- Sleepiness or drowsiness
- Excessive tiredness or fatigue
- Dizziness or lightheadedness
- Xerostomia or dry mouth
- Gain of appetite
- Weight gain
- Gastrointestinal side effects including nausea, vomiting and diarrhoea/Constipation
Mirtazapine is also associated with some serious side effects, which may include:
- Allergic reaction associated with symptoms like redness of skin, itching, burning sensation, blisters, blue-purple patches, tightness of chest, wheezing, difficulty in breathing, hoarseness etc.
- QT prolongation
- Pain and tightness in chest
- Flu like symptoms
Make sure you immediately inform your healthcare provider if you exhibit any sign of an allergic reaction or any unusual side effect while being on mirtazapine.
Antidepressants are not easy to deal with and people usually switch their antidepressants multiple times to find the one that’s compatible with their body. Propranolol is also associated with some side effects. These include:
- Xerostomia or dry mouth
- Acid reflux
- Abnormal pain
- Acid reflux
- Flu like symptoms
- Skin rash
Some serious side effects include:
- Difficulty in breathing and chest tightness
- Swollen hands and feet as a result of an allergic reaction.
- Unexplained weight gain or loss
The serious side effects of propranolol can become quite disturbing, especially when you’re on higher doses. Every single chemical out there has a potential to kill you. It’s the dose which makes it a medicine. Make sure you stick to the recommended doses and refrain to deviate from it.
How to ensure the proper use of mirtazapine?
Make sure mirtazapine is the right choice of antidepressant for you. Do not combine this med with any other medication, unless you don’t know how it makes you feel. This is crucial for new mirtazapine users who are not usually sure how much this antidepressant can affect them.
Mirtazapine comes with a suicidal warning in users younger than 24 years of age. If you have someone who shows suicidal behavior or you see hopelessness in them, make sure you keep an eye on them and get medical attention as soon as you can.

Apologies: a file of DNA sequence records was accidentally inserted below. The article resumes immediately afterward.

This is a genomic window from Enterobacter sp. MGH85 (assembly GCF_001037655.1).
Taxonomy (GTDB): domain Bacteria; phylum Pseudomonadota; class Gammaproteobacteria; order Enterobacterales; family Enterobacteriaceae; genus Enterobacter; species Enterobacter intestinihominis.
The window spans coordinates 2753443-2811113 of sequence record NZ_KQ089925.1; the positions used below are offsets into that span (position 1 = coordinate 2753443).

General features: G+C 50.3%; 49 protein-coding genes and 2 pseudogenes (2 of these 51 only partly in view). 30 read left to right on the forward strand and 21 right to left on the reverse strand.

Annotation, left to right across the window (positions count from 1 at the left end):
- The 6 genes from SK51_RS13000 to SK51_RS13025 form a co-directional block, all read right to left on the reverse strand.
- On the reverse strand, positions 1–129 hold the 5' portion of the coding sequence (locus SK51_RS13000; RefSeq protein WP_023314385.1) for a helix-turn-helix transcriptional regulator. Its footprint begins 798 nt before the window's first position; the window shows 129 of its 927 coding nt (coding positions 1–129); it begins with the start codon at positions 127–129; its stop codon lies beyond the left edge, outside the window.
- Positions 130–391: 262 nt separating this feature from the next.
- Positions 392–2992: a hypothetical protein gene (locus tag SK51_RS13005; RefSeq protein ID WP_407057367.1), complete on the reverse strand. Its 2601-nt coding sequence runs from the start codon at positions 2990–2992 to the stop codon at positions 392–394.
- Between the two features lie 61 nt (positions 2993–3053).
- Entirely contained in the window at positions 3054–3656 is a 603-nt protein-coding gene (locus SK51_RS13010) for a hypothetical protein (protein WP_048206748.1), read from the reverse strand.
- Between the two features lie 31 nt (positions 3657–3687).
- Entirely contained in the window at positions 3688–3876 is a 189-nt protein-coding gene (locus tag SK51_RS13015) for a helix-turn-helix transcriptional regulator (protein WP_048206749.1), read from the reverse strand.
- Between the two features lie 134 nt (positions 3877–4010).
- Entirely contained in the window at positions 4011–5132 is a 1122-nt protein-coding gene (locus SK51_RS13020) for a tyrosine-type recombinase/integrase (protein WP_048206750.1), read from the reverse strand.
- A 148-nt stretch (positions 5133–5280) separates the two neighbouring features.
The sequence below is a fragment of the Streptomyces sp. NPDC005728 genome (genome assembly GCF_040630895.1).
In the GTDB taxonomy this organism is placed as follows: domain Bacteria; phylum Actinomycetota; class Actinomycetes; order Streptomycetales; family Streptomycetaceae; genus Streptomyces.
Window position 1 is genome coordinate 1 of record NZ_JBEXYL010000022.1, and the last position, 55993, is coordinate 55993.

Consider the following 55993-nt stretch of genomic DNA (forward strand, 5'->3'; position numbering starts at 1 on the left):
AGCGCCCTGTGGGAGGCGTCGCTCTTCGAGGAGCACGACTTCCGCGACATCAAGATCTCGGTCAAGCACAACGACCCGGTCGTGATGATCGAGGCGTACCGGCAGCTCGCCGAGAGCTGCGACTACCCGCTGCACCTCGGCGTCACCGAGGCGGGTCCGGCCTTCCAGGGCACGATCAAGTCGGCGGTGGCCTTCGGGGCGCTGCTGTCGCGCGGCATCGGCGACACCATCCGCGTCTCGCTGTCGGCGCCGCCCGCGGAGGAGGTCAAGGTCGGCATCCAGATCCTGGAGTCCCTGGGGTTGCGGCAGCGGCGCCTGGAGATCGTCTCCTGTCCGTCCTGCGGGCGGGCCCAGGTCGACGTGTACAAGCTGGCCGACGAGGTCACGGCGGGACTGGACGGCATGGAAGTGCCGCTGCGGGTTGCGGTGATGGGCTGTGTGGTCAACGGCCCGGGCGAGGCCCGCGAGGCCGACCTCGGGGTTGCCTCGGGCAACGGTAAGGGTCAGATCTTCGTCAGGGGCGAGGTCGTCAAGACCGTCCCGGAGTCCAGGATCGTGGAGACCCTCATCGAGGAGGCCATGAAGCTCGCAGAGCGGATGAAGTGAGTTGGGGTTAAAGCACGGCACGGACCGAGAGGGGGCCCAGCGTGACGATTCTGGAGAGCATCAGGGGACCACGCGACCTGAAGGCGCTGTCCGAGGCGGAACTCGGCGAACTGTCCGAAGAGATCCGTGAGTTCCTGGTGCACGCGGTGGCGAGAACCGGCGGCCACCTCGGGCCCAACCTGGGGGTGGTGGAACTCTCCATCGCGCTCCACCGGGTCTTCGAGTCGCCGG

Do not stop mirtazapine abruptly. If it’s time for you to stop one or both of these meds, your doctor will simply recommend a taper schedule for you, which should be followed vigilantly if you wish to keep withdrawal symptoms at bay.
Inform your doctor if you’re pregnant or trying to conceive. It is extremely important to ensure safety of mirtazapine during your pregnancy. Some antidepressants can cross the placenta and are capable of causing unwanted side effects in the growing fetus.
How to ensure the proper use of propranolol?
Propranolol is contraindicated to be used in patients who suffer from chronic breathing illnesses, including asthma and chronic obstructive pulmonary disease (COPD).
Propranolol is a non selective beta blocker which blocks beta-receptors present in heart, lung and airways. This drug causes vasodilation to reduce blood pressure and heart rate, and at the same time, it also causes bronchoconstriction and makes the airways narrow.
People with asthma and COPD already live with breathing difficulty and this propranolol bronchoconstriction can make their symptoms much more severe. It can also lead to hospitalisation. This is why the drug would never be prescribed to such patients.
Propranolol should be used cautiously in people with diabetes. People who are diabetic are often on prescription medications to manage their blood glucose levels.
Oftentimes, such people suffer from hypoglycemia (low blood sugar), which is indicated by low heart rate and blood pressure. With propranolol, the rate rate and blood pressure remain low, which is why a diabetic patient fails to detect the low blood sugar levels.
For such people, it is advised to monitor their blood sugar levels regularly to avoid getting any complications associated with hypoglycemia.
Propranolol should be used cautiously in pregnancy. You should also ask your healthcare provider if you are trying to get pregnant as this drug may produce unwanted side effects. However, the intensity of these effects can vary from woman to woman.